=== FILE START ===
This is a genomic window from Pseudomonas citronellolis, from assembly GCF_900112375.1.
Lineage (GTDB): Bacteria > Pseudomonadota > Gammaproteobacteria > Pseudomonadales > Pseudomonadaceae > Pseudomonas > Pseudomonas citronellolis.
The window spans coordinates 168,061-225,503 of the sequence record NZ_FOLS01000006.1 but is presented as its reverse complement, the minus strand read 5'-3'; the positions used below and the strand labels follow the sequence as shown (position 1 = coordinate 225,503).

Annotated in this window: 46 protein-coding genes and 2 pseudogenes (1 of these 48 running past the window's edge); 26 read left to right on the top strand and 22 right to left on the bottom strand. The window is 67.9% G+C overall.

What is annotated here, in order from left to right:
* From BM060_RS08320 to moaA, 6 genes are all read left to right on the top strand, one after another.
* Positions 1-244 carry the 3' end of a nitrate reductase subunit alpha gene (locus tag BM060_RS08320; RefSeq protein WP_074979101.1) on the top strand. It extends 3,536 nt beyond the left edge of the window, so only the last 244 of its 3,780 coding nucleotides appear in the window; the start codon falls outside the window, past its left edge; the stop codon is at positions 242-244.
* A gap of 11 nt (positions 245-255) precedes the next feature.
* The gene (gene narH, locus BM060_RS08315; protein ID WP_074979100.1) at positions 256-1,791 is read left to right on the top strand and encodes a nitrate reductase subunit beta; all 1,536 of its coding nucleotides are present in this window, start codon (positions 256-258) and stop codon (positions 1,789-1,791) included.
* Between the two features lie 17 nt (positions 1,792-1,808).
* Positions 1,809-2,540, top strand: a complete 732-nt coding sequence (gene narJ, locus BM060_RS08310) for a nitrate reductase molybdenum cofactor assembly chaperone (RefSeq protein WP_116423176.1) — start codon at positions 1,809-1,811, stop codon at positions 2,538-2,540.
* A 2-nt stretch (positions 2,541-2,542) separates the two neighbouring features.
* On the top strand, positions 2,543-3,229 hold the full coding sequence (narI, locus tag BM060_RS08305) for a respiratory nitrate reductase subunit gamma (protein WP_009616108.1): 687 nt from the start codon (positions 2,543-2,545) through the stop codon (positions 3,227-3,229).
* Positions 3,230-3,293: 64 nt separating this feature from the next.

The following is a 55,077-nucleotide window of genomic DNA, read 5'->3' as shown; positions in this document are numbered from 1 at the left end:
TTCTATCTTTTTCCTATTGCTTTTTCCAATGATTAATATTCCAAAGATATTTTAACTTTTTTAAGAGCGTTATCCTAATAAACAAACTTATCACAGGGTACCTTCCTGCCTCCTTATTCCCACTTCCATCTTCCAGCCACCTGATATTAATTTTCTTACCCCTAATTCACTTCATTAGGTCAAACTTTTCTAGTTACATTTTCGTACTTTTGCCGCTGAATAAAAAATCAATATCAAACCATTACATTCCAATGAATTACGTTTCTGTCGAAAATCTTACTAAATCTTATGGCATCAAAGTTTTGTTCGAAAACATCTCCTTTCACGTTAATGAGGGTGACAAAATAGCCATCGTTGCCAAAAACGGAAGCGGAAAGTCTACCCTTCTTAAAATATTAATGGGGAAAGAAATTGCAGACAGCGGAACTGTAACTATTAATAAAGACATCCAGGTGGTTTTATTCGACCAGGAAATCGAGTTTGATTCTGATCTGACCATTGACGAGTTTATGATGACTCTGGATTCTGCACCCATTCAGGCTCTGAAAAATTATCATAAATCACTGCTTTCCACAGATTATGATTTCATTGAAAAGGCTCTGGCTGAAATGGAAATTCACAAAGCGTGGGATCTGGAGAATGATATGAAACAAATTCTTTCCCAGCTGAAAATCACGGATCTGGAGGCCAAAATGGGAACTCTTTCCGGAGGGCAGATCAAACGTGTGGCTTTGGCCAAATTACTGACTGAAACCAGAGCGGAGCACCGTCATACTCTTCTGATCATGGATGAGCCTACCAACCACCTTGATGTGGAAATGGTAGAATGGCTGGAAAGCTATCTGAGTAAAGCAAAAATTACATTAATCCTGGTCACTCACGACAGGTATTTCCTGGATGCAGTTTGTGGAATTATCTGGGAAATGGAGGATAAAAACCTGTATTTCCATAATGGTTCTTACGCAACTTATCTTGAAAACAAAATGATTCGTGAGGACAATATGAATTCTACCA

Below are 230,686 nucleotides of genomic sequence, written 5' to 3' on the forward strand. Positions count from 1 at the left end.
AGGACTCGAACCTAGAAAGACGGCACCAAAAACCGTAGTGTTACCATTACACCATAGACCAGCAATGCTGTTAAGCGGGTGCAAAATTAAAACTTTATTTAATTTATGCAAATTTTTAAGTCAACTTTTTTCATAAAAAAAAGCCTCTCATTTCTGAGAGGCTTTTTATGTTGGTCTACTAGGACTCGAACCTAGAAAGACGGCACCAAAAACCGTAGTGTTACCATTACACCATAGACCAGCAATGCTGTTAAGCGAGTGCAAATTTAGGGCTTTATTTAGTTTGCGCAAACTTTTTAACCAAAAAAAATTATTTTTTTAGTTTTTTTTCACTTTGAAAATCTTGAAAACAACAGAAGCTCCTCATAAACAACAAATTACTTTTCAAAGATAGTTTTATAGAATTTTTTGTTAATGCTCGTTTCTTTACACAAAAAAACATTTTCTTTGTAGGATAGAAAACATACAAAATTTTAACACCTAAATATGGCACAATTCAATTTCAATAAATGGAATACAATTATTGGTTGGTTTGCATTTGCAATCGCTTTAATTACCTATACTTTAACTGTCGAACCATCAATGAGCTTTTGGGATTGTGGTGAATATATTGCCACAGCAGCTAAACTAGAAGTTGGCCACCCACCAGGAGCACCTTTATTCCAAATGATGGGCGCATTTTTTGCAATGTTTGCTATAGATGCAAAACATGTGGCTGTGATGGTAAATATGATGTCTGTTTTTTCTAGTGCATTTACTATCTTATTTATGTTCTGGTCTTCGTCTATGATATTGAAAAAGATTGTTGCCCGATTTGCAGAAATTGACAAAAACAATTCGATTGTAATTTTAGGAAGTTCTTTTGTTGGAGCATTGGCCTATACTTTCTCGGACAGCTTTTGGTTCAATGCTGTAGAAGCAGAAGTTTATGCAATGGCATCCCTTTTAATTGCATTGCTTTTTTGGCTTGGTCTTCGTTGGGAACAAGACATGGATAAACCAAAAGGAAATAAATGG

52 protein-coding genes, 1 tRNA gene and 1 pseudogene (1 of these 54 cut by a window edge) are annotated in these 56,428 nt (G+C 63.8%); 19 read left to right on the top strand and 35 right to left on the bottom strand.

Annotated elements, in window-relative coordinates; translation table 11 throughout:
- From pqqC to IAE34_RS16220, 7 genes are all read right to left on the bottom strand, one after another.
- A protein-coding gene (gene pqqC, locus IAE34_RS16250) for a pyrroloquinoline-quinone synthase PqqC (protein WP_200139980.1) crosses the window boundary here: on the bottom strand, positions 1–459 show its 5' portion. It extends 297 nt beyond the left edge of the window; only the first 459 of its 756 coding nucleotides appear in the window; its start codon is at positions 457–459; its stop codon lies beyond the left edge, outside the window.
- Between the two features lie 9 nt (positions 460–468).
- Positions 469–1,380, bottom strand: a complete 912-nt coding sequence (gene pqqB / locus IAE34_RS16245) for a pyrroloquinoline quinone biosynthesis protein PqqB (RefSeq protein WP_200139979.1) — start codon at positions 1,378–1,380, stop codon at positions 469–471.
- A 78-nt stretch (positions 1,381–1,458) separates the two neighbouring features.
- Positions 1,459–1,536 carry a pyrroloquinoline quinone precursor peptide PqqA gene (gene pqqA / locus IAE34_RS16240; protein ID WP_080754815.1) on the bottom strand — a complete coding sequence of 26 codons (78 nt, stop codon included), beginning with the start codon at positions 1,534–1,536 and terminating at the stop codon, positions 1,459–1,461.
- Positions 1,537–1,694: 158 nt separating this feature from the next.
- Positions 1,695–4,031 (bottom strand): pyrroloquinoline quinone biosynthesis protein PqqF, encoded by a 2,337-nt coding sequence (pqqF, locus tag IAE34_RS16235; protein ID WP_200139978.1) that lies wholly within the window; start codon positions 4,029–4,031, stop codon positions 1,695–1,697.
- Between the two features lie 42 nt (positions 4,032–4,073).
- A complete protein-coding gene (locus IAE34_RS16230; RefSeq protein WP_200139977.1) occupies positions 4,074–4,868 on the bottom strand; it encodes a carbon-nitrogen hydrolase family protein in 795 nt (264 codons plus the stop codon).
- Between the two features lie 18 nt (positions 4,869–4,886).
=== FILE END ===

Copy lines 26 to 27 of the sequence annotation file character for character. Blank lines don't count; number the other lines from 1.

- Positions 1,459–1,536 carry a pyrroloquinoline quinone precursor peptide PqqA gene (gene pqqA / locus IAE34_RS16240; protein ID WP_080754815.1) on the bottom strand — a complete coding sequence of 26 codons (78 nt, stop codon included), beginning with the start codon at positions 1,534–1,536 and terminating at the stop codon, positions 1,459–1,461.
- Positions 1,537–1,694: 158 nt separating this feature from the next.